Woman of the Century/Mary Hopkins Goodrich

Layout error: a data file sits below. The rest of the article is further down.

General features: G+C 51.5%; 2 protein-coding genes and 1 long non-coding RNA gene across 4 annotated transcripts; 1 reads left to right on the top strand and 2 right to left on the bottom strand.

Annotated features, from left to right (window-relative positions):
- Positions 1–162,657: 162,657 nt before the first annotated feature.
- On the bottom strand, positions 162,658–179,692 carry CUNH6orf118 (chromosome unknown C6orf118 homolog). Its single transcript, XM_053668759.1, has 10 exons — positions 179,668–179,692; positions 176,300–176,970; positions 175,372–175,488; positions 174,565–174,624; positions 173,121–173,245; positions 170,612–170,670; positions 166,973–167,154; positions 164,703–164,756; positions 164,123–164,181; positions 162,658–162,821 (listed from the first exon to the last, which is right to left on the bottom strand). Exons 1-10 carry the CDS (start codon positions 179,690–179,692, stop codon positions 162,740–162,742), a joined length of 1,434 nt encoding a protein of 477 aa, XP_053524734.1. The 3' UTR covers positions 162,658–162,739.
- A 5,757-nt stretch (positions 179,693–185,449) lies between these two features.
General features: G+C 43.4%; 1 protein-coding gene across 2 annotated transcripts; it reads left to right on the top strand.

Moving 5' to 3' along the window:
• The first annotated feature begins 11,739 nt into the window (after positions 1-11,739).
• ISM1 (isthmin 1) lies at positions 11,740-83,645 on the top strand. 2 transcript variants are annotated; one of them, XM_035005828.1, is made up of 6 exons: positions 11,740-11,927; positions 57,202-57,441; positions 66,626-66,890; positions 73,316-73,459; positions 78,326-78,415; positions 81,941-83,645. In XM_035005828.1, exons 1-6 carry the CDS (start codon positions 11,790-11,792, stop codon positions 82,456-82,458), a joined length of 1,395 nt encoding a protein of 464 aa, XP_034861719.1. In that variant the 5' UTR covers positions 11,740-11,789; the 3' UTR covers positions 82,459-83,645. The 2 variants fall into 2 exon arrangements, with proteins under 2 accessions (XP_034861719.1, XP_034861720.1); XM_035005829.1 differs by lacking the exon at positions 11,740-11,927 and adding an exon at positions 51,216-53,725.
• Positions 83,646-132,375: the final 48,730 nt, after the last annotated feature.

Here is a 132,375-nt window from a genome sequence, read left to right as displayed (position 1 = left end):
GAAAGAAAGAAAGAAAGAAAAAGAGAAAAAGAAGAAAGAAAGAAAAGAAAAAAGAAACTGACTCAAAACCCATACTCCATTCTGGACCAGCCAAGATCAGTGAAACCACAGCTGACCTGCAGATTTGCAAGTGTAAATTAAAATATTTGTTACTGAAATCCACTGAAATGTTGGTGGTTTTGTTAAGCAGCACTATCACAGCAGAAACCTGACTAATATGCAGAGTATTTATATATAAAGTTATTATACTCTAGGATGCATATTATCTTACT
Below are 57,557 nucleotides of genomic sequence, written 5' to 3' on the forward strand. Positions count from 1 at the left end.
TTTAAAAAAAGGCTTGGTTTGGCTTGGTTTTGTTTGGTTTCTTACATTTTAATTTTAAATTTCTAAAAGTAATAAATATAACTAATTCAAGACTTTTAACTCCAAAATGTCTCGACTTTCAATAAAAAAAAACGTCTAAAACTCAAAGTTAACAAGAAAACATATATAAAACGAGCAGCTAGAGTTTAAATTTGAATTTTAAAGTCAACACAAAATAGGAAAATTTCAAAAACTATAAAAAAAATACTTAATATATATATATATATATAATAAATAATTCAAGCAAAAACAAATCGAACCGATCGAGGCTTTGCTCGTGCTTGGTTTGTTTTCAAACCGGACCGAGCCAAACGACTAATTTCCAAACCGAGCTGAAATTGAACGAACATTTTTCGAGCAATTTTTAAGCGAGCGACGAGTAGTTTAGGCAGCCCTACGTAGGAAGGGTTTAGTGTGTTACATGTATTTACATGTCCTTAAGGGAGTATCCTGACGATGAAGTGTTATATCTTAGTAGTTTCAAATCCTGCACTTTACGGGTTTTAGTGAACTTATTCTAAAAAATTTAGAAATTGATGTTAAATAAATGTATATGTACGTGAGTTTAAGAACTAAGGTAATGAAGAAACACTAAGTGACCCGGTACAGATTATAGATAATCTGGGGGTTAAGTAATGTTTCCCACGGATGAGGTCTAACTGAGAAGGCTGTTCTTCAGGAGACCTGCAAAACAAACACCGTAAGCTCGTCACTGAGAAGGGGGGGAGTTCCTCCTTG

GOODRICH, Mrs. Mary Hopkins, originator of village improvement associations, born in Stockbridge, Mass., in 1814. Her maiden name was Hopkins. She inherited the same intellectual qualities which marked her cousin, President Mark Hopkins, of Williamstown, with others of the name hardly less distinguished. She was born with a love of nature and a humanitarian spirit She was left an orphan when barely two years old, and was brought up by older sisters. From the planting of a tree, when she was five years old, dates practically the beginning of the Village Improvement Association which has made of Stockbridge, Mass., the most perfectly kept village in the United States. After an absence of many years in the South, she returned to find the village cemetery in a neglected state, and she resolved to attempt to remedy that and other unnecessary evils, and, as far as possible, by the aid of children. To interest them she had a tree planted for every child in town, to care for themselves, and that secured their interest in what was projected and begun for the rest of the village. MARY HOPKINS GOODRICH. A wretched street known as Poverty Lane. where some of them were then living, was thus gradually transformed her desire to assist in educating young women. For the last fifteen years Mrs. Goodwin has been intimately associated with the educational work of Wellesley College. She is an active member of its board of trustees and of its executive committee, and has also written and read to the students of Wellesley many essays on art, the studies for which were made in the great art centers of Europe, where she traveled in England, France, Germany, Italy and Spain. Her first novel was "Madge" (New York, 1864), and was favorably received. Mrs. Goodwin regards it as the least worthy of her books, though it was written with as high an aim and as serious a purpose as any of its successors. Her second book, "Sherbrooke" (New York, 1866). is a story of New England life. The success of that story was instantaneous. Her third book, "Dr. Howell's Family" (Boston, 1869), was written during months of great physical pain, and many readers regard it as the author's strongest work. After the publication of that book Mrs. Goodwin was for several years an invalid and employed her been only in writing short stories and sketches and letters from Europe to religious newspapers. "One Among Many" (Boston. 1884) added to the well earned success of its author and gave new evidence of her ability to represent real life. Another of her well-known stories is "Christine's Fortune " (Boston), a picture of German life. "Our Party of Four" (Boston, 18871, describes a tour in Spain Perhaps to "Dorothy Gray" the highest praise is awarded by critics and literary friends. Mrs. Goodwin's extensive reading, her knowledge of art and her acquaintance with foreign cities have given her pen a rare facility. Culture, refinement into one of the prettiest streets in the village. Her health was always extremely delicate, but the out-of-door life necessitated by her interest in the work of the association, which soon became incorporated, and enlisted all Stockbridge. was of great benefit. A constitution was adopted on 5th September, 1853, and amended and enlarged in scope in 1878. Miss Hopkins became the wife of Hon. T. Z. Goodrich, whose interest in the work had been hardly less than her own, and who till his death never lost it. Mrs Goodrich is not only the mother of every village improvement society in the United States, but the unwearying helper of every one who seeks to kindle this love in children, or to rouse interest in their elders. Though owing much to wealth, she has always contended that much the same results are possible for the poor, and even in her advanced age, she is in constant correspondence with innumerable inquirers who are interested in her methods.